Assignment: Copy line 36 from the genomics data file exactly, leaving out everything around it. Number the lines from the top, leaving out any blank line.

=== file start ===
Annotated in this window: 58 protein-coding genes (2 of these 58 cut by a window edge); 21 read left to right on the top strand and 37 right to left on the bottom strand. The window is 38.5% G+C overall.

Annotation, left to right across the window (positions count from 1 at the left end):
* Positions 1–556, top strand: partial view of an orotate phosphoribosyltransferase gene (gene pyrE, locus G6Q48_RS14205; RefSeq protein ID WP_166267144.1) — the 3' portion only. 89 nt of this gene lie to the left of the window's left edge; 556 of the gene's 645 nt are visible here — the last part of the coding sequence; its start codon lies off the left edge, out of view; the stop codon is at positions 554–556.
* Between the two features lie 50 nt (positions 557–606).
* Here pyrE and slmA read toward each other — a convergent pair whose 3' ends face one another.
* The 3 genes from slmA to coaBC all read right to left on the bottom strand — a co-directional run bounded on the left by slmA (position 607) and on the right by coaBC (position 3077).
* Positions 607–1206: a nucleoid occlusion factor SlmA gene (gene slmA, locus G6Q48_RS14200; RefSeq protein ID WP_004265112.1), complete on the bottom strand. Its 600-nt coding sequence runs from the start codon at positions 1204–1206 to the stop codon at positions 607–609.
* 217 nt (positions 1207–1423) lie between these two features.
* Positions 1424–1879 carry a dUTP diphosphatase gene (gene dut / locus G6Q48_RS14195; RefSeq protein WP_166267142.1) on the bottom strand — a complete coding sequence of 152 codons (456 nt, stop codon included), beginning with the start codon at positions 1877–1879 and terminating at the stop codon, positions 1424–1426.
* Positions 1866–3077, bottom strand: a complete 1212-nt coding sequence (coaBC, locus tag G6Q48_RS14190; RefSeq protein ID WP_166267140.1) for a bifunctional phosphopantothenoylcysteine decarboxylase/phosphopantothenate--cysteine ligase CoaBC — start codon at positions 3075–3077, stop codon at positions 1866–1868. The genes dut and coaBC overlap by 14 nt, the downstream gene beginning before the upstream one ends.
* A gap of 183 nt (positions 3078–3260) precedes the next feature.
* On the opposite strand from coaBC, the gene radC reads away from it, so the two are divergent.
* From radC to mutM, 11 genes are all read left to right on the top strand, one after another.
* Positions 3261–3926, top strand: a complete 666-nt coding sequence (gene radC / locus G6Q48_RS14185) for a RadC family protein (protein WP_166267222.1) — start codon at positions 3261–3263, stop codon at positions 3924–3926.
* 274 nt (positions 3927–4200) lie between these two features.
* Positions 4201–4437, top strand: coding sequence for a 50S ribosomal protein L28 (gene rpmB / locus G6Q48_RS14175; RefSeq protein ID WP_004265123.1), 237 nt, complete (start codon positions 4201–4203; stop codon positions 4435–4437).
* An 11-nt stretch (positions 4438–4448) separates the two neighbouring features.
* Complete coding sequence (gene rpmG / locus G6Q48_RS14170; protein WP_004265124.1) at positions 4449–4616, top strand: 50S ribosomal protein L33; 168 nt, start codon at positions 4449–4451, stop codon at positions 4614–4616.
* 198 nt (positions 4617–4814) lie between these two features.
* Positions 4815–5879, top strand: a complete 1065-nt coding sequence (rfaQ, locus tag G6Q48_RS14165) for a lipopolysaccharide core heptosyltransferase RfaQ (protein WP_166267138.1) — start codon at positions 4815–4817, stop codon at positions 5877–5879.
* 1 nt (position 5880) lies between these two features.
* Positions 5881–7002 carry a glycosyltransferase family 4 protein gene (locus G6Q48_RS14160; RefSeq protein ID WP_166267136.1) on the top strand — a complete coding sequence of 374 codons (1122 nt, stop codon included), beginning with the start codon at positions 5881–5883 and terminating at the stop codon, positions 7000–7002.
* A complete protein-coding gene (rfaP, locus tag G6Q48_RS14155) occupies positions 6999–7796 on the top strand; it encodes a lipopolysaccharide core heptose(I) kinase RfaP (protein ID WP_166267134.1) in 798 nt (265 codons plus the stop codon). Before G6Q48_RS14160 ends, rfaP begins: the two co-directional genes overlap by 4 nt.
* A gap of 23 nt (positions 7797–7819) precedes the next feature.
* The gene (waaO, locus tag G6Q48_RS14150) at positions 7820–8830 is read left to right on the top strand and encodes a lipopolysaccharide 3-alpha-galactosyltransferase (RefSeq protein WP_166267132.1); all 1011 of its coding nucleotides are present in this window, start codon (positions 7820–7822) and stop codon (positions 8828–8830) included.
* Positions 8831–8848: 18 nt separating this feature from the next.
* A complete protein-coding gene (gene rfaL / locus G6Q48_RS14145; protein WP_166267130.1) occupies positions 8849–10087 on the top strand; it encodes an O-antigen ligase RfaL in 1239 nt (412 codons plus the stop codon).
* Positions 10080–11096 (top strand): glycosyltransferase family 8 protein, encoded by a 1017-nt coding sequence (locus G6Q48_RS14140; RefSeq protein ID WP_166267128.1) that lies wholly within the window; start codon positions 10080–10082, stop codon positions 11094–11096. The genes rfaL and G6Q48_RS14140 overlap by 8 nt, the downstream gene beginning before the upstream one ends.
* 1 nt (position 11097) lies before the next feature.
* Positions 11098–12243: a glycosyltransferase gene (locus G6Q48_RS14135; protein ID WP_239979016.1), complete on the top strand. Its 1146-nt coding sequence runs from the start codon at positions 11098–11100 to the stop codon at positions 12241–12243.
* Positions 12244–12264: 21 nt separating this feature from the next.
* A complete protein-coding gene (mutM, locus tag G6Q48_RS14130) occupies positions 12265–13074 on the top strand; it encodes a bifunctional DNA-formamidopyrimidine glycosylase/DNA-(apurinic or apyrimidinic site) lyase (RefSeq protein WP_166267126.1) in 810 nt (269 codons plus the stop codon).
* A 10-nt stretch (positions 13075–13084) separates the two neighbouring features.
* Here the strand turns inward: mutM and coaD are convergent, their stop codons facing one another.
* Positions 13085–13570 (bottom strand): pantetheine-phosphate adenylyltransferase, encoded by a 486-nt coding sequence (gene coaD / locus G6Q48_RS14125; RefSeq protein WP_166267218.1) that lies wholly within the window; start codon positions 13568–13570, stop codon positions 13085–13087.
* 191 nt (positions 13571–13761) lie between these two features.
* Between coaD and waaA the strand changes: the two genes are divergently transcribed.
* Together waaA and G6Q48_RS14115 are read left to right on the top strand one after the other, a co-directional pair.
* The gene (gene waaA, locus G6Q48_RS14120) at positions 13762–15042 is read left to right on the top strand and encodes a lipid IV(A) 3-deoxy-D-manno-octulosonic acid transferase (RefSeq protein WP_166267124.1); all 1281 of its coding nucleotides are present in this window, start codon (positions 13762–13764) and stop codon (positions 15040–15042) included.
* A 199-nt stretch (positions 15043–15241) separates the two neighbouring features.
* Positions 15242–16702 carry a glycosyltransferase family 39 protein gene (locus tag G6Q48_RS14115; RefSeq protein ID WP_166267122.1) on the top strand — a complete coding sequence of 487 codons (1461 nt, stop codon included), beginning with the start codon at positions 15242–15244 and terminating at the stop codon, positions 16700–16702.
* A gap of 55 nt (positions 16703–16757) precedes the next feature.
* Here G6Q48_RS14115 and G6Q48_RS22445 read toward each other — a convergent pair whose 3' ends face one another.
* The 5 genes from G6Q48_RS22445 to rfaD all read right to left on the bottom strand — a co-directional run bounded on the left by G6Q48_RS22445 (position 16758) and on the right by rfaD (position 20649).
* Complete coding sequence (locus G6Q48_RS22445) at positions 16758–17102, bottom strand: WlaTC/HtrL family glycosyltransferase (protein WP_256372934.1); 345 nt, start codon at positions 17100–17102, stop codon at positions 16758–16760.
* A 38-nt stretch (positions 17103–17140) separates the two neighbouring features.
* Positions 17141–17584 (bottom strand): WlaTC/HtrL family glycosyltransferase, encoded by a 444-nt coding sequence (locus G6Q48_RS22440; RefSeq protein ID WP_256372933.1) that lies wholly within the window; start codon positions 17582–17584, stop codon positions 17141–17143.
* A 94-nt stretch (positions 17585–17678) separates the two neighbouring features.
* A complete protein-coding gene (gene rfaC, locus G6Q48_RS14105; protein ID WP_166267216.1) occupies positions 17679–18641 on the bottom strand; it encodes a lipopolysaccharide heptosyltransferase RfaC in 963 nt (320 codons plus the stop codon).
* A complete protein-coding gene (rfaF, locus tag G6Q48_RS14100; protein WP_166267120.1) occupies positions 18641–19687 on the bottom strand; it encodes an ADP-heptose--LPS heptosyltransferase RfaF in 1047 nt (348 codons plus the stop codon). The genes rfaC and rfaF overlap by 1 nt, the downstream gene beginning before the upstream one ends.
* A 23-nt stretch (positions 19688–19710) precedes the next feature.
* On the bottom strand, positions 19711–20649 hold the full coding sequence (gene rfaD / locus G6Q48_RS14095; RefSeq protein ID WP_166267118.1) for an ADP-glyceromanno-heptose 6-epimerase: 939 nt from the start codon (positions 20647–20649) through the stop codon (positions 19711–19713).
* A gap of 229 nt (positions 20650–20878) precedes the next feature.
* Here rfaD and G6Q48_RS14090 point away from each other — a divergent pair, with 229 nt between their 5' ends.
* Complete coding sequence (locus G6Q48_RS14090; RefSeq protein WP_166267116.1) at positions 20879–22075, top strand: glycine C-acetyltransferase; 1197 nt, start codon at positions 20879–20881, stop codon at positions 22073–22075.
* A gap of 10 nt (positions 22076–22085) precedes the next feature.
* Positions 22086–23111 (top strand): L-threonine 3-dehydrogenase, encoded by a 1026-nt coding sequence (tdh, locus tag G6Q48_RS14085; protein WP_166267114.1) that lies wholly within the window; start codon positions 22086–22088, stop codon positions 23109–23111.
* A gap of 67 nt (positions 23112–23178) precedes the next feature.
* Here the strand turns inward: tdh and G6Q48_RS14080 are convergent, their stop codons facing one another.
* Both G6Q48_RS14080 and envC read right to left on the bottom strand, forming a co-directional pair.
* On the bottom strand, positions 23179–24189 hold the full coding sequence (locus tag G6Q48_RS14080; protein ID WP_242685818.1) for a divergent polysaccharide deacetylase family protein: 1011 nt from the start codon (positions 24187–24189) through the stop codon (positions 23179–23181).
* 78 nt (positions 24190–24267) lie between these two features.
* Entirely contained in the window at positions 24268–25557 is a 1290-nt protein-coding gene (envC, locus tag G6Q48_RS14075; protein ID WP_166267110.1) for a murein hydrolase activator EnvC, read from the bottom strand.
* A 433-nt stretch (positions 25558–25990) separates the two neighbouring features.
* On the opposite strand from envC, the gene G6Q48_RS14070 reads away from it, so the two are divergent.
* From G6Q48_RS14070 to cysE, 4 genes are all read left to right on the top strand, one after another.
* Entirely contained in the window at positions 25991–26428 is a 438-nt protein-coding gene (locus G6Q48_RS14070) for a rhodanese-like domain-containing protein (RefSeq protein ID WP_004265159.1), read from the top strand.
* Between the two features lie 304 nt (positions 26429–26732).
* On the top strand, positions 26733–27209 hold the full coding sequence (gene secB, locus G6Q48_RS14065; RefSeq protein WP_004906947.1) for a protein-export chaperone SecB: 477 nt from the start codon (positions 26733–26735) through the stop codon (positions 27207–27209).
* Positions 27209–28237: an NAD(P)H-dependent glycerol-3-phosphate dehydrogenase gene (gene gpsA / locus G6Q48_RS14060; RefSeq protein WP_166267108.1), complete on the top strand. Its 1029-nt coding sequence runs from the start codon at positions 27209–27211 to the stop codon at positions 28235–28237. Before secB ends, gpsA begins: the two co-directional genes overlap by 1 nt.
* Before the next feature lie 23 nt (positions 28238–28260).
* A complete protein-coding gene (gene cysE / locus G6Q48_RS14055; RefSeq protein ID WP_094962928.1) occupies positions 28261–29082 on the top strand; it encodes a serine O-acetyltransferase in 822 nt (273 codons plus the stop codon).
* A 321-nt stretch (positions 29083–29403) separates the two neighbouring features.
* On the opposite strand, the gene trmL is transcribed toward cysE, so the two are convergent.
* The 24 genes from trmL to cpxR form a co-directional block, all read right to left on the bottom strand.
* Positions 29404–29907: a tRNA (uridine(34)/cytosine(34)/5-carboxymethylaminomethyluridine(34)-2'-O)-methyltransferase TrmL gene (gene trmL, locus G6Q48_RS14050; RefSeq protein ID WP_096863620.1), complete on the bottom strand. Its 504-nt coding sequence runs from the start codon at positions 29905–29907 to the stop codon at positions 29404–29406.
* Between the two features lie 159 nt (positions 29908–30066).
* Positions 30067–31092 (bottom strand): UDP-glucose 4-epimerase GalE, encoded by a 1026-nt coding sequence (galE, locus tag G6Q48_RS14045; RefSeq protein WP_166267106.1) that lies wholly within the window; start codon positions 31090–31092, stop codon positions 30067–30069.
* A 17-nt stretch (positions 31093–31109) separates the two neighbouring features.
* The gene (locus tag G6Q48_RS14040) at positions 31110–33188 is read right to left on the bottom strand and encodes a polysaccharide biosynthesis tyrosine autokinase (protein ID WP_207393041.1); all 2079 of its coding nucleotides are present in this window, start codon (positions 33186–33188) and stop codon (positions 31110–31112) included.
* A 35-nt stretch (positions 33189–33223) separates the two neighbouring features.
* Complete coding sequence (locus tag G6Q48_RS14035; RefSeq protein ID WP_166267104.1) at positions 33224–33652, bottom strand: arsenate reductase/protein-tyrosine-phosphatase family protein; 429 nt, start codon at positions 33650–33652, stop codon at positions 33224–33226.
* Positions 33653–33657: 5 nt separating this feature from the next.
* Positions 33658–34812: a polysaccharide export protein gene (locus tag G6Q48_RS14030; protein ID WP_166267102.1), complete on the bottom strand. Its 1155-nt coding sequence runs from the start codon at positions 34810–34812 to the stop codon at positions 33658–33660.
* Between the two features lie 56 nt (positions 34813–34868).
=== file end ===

* 191 nt (positions 13571–13761) lie between these two features.